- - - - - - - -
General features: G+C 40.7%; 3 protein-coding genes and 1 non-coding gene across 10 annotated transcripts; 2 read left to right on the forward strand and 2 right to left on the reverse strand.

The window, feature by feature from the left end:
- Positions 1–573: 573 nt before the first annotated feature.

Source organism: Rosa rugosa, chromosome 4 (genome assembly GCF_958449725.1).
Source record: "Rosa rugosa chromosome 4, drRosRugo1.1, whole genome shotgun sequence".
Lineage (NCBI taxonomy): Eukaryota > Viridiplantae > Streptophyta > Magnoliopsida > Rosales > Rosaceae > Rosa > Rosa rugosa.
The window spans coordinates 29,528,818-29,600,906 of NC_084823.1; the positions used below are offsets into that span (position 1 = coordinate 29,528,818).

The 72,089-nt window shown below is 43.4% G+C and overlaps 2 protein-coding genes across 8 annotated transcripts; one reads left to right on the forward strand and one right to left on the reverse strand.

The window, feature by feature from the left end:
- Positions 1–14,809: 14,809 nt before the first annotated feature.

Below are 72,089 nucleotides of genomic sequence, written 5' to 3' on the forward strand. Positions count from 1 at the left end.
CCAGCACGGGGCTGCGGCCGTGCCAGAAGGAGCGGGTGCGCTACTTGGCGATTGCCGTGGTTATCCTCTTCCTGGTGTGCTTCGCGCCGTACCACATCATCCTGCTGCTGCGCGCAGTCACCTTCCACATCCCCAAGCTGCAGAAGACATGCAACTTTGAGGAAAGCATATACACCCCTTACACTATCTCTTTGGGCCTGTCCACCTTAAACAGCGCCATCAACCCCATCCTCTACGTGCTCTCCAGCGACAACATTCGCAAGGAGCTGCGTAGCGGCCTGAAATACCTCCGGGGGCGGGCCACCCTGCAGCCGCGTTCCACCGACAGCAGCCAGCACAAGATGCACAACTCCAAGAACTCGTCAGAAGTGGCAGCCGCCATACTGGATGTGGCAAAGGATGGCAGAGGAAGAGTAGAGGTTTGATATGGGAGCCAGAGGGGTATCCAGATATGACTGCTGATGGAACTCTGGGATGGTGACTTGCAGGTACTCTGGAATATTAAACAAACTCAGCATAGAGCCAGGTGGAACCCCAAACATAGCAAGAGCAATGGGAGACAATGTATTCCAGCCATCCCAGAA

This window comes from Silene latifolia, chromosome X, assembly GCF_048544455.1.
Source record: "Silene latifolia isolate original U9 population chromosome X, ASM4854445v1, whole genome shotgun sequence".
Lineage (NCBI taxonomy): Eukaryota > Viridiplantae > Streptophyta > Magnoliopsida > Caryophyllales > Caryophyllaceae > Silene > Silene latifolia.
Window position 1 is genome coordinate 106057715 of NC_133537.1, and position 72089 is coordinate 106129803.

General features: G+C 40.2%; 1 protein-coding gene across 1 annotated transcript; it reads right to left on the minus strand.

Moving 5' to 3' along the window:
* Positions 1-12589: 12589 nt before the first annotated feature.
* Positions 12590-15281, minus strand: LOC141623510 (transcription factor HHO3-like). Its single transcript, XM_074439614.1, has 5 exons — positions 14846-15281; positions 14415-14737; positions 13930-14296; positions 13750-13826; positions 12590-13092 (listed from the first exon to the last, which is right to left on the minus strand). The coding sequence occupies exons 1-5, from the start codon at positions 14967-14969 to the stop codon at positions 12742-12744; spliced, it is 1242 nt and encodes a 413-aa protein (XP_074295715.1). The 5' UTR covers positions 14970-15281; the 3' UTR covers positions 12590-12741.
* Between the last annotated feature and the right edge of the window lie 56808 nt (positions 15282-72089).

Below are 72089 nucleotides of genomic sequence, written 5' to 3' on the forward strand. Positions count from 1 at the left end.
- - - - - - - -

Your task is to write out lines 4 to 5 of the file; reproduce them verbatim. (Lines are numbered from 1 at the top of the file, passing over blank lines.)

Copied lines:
Source organism: Rosa rugosa, chromosome 4 (genome assembly GCF_958449725.1).
Source record: "Rosa rugosa chromosome 4, drRosRugo1.1, whole genome shotgun sequence".